They both will be major events and you will not regret attending either. Climate change turns out to be both a scientific and moral issue. Best wishes and thanks for asking.

Duane Nichols


Mike Tidwell March 11, 2017 at 2:16 pm

Dear Friends,

Last week, the new head of the Environmental Protection Agency said carbon emissions don’t cause climate change — contradicting NASA and 97 percent of the world’s scientists. This is not normal.

The Trump administration has made it clear that it will do whatever it takes to dismantle climate protections and bury our voices.

But they do not realize this: We are seeds of the most dedicated and strongest kind. Since day one of Trump’s presidency, the most beautiful and resilient shows of resistance have continued to sprout up and grow across America. Mark my words: our resistance has just begun.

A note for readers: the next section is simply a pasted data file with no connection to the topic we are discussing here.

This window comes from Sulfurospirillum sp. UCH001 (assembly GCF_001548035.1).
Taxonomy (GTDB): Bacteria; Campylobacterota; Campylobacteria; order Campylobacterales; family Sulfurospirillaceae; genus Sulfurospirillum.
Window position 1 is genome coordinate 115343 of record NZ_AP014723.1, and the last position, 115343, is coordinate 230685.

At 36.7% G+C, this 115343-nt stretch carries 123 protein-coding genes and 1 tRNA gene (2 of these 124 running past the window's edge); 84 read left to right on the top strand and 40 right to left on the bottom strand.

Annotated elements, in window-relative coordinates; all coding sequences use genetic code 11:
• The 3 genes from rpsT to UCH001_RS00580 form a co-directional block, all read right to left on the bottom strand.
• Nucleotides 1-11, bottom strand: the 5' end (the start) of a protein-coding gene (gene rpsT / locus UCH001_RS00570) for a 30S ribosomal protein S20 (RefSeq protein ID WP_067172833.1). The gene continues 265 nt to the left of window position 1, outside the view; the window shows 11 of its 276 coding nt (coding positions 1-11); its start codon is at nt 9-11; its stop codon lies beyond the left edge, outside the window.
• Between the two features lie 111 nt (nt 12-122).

Join the national People’s Climate March on April 29th in Washinton, D.C. On the hundredth day of Trump’s presidency we’ll continue to spread our roots of resistance as we come together across issues to march on our nation’s capital. Will you join us?

In 2014, nearly half a million of us took to the streets of New York City in the most powerful climate march of our time.1 We helped propel the Paris Climate Accord forward and organized for many other local climate victories across the country.

Every victory we’ve worked for is under attack with this new administration — even victories that make clear economic sense, like energy efficiency programs and the rule to capture excess methane from drilling on public lands. It’s now up to all of us to show that we’re not going away.

March with us on April 29th to send the White House and Congress the clear message that we’re not backing down. We’ll continue to fight for our climate, our communities, and our shared future.